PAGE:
The ubiquity of online life comes with devastating vulnerabilities. Even one of the world’s richest men, Jeff Bezos, is reportedly not safe from hackers of electronic devices.
Despite this well-established risk, Washington elections officials are moving in disjointed directions about internet security. In Olympia, Secretary of State Kim Wyman wants to bar emailed ballot returns because of potential fraud and network tampering via attachment. In King County, Elections Director Julie Wise is aiding a local public agency’s experiment with online voting.
The King County move is a badly flawed approach to broadening elections access. Washington’s elections must — without exception — be kept safe from online tampering. The best way to do this is to keep elections computers entirely off the internet.
House Bill 2647 and Senate Bill 6412 are Wyman’s request legislation that would ban returning ballots by email. The proposal would close a vulnerability without meaningfully limiting access for military and overseas voters. Their current extended voting window of 30 or 45 days to download, print and return ballots reasonably allows for international postal delays.
The King County move, however, eradicates the protective barrier between the internet and Washington elections. From Wednesday until Feb. 11, voters in the King Conservation District can use internet-connected computers, tablets and smartphones to choose a board member for the obscure agency.
By government standards, the stakes are low. The conservation district’s 35 employees encourage private landowners to practice conservation voluntarily. Its unpaid supervisors are routinely chosen by a sliver of the 1.2 million eligible voters in elections the district runs independently, sometimes with King County assistance counting and checking ballots.
This impractical setup gives the district only bad options. Its $7.8 million budget cannot reasonably provide the $1 million-plus cost of sending ballots for its elections. It has provided ballots on request in the past. Minuscule participation resulted.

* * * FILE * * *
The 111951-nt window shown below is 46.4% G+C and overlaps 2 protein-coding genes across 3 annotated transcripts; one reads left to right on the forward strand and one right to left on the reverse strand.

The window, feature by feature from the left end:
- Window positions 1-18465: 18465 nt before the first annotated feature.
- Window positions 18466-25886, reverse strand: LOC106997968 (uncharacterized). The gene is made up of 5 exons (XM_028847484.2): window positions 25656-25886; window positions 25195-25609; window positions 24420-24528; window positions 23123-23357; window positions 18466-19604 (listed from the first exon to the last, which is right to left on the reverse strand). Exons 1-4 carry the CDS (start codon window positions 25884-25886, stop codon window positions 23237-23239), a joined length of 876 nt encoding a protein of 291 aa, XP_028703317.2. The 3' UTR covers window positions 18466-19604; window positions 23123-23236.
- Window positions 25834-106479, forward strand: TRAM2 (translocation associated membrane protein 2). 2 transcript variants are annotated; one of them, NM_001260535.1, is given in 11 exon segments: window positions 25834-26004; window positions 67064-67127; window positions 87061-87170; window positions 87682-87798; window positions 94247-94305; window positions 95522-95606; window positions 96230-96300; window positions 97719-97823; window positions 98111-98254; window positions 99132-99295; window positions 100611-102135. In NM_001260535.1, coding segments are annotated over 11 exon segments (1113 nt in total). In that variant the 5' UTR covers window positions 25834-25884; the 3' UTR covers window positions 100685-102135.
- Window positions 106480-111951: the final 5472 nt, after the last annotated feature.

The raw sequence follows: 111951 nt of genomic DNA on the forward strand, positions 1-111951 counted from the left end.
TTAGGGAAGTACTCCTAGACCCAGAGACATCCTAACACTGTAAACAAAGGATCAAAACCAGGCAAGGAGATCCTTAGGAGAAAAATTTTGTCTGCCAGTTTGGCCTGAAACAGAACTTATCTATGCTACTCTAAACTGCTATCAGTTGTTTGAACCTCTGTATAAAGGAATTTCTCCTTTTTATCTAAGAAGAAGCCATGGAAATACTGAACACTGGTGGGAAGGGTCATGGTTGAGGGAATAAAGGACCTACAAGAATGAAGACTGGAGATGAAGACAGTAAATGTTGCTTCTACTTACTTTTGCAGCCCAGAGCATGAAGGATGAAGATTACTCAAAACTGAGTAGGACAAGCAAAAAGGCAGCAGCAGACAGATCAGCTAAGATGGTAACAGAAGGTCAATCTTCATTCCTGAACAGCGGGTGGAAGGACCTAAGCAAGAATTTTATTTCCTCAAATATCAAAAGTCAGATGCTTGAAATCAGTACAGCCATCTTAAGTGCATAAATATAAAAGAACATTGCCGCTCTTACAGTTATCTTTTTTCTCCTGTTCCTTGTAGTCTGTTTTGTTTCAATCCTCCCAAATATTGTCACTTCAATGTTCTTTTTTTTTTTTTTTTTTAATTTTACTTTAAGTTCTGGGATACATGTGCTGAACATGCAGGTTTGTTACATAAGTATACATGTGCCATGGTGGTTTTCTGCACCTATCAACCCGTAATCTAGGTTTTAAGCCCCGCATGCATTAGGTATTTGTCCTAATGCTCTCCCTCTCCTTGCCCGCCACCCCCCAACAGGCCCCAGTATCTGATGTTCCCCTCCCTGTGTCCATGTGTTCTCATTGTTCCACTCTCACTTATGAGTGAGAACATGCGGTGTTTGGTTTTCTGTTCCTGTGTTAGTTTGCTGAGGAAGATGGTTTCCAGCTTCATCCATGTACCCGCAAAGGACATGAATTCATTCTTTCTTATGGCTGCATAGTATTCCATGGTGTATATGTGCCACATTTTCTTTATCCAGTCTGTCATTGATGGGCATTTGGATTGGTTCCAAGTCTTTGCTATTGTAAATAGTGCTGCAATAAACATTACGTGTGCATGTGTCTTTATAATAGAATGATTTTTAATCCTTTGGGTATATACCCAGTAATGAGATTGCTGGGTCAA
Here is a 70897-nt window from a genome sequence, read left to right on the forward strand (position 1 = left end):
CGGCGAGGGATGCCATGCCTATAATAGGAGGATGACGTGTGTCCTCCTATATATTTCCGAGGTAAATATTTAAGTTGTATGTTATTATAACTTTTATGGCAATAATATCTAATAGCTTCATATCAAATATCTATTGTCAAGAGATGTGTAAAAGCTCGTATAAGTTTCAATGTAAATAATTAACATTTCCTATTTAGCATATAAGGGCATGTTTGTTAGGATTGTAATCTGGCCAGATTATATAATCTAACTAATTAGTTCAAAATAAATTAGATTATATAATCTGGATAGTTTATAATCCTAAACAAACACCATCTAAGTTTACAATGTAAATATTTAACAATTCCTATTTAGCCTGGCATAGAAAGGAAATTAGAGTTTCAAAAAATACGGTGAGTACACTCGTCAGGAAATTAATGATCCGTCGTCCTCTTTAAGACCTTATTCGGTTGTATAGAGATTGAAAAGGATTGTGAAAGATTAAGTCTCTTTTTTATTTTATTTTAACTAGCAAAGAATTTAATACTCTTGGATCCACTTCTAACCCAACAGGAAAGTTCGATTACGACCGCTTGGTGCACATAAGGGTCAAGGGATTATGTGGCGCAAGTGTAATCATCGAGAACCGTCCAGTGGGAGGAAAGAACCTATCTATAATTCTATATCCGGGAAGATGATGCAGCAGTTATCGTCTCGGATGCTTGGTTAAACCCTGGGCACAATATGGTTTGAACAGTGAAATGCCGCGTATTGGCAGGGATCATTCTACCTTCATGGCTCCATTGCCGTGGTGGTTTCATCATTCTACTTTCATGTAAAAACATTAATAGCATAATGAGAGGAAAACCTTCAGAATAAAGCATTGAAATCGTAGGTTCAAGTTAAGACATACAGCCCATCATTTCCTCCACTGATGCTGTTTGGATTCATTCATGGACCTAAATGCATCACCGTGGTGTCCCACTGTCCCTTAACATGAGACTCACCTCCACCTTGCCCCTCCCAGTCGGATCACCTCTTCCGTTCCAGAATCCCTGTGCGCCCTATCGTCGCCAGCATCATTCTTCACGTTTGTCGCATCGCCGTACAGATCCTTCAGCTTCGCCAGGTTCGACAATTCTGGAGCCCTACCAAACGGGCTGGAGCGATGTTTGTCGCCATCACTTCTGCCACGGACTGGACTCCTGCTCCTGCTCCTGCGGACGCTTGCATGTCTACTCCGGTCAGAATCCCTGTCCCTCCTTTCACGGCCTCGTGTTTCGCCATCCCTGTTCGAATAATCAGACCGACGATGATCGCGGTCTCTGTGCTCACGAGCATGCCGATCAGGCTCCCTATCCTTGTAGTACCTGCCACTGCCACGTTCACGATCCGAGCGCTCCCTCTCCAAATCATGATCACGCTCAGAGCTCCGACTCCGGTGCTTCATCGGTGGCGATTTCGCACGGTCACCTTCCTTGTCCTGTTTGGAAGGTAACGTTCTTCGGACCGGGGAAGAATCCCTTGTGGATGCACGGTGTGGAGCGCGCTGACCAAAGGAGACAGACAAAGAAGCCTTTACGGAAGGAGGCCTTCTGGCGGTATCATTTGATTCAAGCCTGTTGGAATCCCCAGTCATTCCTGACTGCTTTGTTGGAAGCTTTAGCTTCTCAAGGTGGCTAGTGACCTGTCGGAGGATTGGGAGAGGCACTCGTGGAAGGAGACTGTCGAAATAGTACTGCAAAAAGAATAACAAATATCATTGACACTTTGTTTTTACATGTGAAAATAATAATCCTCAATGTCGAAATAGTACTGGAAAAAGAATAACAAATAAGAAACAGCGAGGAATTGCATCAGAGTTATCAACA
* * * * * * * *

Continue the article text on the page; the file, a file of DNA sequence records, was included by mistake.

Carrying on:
Wise said Wednesday she had worked with the district for about a year to find a better idea. The online experiment — Wyman said she was not consulted — may be the worst yet.
Online voting has an inherent equity issue. People who can afford tablets and smartphones have greater access than those who must trudge to a library. The potential for compromising an online vote is even more significant. Manipulation must be found and undone before unfairly elected candidates take office. Voter confusion also arises when different elections follow different rules.
Neither Wise nor Wyman, who only learned of the district’s plans this week, controls how the King Conservation District, or other special districts, conduct elections. A bill that would bring districts under state election law will be heard by the House Committee on State Government and Tribal Relations Friday. Potential effects on these special districts should be studied closely. In any case, the Legislature must block other agencies from following the King Conservation District down the unsafe path to the online ballot box.